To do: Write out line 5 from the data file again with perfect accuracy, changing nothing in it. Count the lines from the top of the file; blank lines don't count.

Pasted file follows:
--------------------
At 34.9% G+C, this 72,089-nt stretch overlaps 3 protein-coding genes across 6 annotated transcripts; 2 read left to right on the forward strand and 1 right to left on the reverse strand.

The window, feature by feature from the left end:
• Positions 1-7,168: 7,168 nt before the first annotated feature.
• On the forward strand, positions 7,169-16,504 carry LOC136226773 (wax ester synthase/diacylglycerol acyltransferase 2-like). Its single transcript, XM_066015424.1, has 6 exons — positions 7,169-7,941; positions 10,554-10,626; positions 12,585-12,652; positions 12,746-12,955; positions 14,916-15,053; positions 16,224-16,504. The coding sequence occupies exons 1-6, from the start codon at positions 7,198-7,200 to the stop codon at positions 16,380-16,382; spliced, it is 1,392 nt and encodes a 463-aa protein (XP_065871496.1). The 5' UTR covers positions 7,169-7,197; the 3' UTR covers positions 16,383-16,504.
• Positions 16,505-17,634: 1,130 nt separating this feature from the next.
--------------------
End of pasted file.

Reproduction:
• Positions 16,505-17,634: 1,130 nt separating this feature from the next.